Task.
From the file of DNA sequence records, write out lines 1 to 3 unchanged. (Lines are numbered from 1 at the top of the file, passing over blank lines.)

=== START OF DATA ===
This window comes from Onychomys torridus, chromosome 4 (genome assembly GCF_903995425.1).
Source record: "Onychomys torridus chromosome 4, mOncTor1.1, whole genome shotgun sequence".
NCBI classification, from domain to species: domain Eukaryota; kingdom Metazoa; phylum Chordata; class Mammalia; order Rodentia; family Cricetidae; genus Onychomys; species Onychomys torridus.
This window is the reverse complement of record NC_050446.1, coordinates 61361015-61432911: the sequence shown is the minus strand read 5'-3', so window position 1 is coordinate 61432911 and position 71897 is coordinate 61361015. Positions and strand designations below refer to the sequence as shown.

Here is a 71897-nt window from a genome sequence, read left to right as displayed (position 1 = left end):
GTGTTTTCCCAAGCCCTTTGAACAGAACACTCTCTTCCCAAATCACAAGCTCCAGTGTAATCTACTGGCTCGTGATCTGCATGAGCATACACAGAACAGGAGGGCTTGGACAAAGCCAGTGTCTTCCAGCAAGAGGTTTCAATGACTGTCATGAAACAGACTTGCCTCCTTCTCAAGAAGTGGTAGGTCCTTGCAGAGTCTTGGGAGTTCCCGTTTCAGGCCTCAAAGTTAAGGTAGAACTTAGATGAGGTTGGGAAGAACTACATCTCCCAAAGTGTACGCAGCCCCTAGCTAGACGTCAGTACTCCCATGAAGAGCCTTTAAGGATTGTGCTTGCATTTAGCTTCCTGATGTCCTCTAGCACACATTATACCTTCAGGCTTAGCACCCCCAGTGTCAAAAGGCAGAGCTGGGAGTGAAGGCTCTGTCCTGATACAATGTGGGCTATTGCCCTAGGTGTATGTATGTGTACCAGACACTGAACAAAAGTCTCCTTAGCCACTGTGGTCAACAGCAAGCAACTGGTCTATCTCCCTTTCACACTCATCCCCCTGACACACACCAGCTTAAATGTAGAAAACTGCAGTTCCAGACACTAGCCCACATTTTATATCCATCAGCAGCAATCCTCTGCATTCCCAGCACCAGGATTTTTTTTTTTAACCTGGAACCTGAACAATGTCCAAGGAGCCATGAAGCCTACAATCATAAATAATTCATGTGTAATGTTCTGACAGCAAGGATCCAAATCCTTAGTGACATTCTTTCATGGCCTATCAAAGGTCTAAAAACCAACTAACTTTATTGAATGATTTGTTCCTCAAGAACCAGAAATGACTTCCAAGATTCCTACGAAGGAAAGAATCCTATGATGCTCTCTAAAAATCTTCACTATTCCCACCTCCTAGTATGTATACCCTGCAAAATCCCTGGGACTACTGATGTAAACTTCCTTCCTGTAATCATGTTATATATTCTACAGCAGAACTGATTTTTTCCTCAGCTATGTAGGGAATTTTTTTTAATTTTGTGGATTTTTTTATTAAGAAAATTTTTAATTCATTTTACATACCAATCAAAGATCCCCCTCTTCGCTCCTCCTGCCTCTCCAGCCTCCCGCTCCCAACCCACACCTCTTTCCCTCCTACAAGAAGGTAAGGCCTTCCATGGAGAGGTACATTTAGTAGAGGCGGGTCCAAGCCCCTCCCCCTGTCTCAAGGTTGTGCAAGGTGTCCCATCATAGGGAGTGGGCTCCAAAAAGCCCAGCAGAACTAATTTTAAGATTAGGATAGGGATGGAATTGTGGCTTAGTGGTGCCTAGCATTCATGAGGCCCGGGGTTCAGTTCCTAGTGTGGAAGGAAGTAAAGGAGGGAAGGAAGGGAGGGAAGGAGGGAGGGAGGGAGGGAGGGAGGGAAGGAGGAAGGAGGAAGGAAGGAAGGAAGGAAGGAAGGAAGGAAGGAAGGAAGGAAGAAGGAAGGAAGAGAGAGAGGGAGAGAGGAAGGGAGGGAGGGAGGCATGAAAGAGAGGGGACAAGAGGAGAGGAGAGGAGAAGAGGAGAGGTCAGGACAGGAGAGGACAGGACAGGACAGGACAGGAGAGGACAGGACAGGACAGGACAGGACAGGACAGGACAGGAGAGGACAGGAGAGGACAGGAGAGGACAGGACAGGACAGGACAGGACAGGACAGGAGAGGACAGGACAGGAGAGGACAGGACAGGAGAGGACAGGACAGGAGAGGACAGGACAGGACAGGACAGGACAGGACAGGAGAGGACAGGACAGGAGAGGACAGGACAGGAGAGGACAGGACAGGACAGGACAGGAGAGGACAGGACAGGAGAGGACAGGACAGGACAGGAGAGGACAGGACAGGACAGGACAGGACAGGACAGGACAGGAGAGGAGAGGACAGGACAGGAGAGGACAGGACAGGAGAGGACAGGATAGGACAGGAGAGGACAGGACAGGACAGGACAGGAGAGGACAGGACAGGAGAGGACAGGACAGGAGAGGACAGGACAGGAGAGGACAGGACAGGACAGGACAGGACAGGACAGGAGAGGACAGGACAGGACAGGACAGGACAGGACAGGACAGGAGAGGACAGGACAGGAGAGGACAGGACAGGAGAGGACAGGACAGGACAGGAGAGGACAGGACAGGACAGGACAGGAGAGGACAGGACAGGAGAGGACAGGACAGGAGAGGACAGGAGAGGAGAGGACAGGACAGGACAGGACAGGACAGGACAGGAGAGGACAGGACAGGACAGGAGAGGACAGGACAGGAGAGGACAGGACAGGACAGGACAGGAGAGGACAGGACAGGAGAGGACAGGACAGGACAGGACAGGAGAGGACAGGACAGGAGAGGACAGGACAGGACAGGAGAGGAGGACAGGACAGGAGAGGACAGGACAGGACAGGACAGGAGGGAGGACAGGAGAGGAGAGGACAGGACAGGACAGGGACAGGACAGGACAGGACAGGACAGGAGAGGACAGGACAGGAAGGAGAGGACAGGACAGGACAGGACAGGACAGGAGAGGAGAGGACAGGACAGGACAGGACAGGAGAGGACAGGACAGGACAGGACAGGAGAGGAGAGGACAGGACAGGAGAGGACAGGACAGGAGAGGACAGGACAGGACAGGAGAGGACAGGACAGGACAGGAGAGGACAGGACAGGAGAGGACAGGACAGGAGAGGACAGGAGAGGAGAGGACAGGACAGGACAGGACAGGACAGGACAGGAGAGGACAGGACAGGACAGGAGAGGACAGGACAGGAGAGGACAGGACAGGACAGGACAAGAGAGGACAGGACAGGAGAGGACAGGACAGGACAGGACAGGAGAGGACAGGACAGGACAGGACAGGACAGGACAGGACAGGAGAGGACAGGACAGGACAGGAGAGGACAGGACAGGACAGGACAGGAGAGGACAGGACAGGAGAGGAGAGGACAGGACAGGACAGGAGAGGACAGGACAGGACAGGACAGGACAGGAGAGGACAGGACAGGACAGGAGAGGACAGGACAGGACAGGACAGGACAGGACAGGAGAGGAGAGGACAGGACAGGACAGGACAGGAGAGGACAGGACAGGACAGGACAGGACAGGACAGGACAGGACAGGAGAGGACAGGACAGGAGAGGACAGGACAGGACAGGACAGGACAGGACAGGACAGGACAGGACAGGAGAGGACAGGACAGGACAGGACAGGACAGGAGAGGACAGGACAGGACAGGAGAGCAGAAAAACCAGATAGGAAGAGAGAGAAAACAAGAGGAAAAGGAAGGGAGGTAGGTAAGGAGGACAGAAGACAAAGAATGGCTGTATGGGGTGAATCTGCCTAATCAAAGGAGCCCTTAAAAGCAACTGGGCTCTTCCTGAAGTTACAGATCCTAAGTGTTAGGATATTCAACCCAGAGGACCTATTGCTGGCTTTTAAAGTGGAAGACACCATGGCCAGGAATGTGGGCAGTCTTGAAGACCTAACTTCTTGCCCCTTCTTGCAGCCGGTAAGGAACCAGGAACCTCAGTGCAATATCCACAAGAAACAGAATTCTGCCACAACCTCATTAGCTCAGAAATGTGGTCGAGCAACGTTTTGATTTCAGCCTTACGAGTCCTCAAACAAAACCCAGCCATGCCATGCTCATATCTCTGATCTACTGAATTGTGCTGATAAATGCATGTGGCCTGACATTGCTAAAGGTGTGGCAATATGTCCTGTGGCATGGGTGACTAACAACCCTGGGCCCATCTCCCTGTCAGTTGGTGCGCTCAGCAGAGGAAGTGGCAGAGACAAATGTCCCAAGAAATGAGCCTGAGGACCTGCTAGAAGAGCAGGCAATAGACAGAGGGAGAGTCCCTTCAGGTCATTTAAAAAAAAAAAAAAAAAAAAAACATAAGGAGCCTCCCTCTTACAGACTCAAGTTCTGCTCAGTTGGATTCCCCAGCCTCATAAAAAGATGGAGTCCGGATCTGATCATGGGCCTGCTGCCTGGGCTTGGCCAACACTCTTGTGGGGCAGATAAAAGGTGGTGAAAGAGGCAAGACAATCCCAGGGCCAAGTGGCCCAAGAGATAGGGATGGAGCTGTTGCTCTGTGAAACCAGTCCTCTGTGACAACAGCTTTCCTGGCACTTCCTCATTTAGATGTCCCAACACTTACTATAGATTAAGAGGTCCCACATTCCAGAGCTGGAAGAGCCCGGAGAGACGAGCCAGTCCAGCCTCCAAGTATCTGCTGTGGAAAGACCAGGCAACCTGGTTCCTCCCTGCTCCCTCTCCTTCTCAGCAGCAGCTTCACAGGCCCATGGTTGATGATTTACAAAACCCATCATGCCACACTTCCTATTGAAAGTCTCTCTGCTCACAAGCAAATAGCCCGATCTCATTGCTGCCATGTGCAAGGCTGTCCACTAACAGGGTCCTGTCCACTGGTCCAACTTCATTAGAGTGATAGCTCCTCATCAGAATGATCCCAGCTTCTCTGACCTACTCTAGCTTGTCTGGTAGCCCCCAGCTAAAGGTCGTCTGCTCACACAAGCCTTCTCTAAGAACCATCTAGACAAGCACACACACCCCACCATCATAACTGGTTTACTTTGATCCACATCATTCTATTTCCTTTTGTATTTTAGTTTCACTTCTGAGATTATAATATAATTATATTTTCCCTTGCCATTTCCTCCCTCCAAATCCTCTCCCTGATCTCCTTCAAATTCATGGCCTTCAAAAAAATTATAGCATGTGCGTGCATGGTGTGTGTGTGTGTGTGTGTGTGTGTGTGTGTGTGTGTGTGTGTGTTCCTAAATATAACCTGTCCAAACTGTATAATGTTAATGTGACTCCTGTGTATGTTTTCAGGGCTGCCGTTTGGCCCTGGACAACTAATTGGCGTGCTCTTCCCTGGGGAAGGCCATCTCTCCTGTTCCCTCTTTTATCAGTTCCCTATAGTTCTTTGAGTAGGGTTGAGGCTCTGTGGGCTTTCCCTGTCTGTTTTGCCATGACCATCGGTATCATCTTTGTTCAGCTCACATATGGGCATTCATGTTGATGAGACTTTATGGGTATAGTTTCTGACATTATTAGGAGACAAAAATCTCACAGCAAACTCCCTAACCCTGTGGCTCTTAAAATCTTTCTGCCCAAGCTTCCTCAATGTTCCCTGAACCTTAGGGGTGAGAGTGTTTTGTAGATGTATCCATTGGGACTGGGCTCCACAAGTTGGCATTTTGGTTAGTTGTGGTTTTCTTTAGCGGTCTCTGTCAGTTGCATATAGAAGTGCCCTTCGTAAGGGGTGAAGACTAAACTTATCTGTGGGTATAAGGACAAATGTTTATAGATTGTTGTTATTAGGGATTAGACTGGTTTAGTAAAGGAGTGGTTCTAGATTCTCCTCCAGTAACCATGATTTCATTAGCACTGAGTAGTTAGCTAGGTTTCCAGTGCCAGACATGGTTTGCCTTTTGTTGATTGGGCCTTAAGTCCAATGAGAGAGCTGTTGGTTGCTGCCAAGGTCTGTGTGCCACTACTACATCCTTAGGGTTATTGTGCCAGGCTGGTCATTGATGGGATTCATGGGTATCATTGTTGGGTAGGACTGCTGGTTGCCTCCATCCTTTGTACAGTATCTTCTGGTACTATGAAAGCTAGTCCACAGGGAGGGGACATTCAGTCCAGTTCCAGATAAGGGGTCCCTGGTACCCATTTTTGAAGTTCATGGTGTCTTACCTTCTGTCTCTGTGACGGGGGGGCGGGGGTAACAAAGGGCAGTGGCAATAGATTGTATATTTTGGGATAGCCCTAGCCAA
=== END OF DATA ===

This window comes from Onychomys torridus, chromosome 4 (genome assembly GCF_903995425.1).
Source record: "Onychomys torridus chromosome 4, mOncTor1.1, whole genome shotgun sequence".
NCBI classification, from domain to species: domain Eukaryota; kingdom Metazoa; phylum Chordata; class Mammalia; order Rodentia; family Cricetidae; genus Onychomys; species Onychomys torridus.